The Sporting Arms and Ammunition Manufacturers Institute (SAMMI), which sets the standards for firearms and ammunition made in the United States, publishes different headspace measurements for .308 Winchester (1.630 – 1.6340 inches ) and 7.62 NATO (1.6355 – 1.6404 inches). That’s a nominal difference of six thousands of an inch, but it’s not uncommon to see some military rifle chambers cut even larger. We’ll soon see why this difference in chamber size is critical to the interchangeability of the two cartridges.
This gets a little tricky. SAAMI specifies the maximum chamber pressure generated by .308 Winchester as 62,000 psi. But SAAMI doesn’t control production of military ammunition, especially from foreign sources, and the NATO pressure specification for 7.62×51 is set using a different pressure scale, known as Copper Units of Pressure (CUP). It’s an older standard that measures the deformation of a stack of calibrated copper discs in a pressure test barrel. The maximum pressure for 7.62×51 set by NATO is 50,000 CUP. There’s no direct conversion from CUP to PSI, but testing has shown that maximum loads of 7.62 NATO generate about 58,000 PSI. Bottom line: the difference isn’t great, but 308 Winchester ammunition is generally loaded to higher pressure than 7.62 NATO.
Another critical difference between the two cartridges is the thickness of military brass compared to the .308 Winchester brass produced by most commercial manufacturers. Military brass cases are made with a thicker case head and side walls, which allows them to stretch more in the larger chambers of military rifles without danger of bursting. As evidence of this difference, most reloading manuals recommend reducing powder charge weights by one to two grains when using thicker military brass to account for its reduced internal capacity.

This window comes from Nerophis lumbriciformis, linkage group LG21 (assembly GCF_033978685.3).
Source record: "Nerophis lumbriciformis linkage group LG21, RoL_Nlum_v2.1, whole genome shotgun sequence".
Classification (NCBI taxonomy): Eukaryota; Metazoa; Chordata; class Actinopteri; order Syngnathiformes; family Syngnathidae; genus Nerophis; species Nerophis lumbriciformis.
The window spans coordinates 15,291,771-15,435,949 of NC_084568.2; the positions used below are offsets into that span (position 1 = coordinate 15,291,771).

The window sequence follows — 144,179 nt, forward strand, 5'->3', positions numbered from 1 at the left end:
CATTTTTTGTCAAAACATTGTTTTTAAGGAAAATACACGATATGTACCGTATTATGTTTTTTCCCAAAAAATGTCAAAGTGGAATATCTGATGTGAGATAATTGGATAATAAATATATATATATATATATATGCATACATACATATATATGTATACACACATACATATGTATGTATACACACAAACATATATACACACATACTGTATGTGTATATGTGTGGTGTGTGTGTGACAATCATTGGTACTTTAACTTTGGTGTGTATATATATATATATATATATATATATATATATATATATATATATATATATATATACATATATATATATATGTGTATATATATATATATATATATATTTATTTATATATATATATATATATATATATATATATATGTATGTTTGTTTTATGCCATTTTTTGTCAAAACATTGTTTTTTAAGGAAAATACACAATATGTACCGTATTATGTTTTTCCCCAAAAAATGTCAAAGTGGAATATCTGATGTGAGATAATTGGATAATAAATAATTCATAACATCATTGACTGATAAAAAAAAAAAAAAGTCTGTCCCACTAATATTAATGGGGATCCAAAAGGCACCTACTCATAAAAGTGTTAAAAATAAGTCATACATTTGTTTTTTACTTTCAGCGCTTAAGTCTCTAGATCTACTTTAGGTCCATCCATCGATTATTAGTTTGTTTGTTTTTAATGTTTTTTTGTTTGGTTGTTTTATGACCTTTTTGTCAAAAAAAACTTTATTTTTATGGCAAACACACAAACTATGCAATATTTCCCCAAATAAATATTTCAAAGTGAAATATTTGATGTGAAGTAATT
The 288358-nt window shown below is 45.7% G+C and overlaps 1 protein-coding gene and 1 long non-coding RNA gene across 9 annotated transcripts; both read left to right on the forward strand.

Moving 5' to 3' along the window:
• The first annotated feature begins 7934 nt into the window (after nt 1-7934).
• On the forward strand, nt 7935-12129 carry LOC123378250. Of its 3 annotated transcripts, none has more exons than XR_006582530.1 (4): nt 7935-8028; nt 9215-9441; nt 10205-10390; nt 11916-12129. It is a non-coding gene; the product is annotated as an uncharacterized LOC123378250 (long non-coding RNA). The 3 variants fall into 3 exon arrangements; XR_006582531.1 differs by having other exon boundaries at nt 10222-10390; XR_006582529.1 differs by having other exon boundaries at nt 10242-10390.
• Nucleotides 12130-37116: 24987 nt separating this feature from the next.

Is it Safe to Shoot?
So is it safe to fire 7.62 NATO in a rifle chambered for 308 Winchester or vice versa? In extreme situations, a higher pressure commercial .308 Winchester round with a thinner brass case can stretch enough to cause a dangerous case rupture when fired in a larger 7.62 NATO chamber. This is the most dangerous potential scenario, and although rare, it’s the reason for this entire discussion. To err on the side of caution, only fire 7.62 NATO ammunition in rifles chambered in that round, especially surplus military rifles that are likely to have larger chambers.
On the other hand, it’s rare to have a problem when firing a military 7.62 NATO round in a commercial rifle chambered in .308 Winchester. It’s possible to have difficulty loading military ammunition manufactured at the high end of the NATO headspace specification in a commercial rifle with a minimum-length or match grade chamber. This can cause trouble feeding, closing the bolt or extracting, which is more of an inconvenience than a safety issue. You will also rarely realize the maximum accuracy performance of .308 Winchester from military grade ammunition.
There you have it. Armed with the facts, you can now choose the best ammunition for your guns and shooting needs, and Patriot Defense has you covered with great choices for 7.62 NATO and .308 Winchester.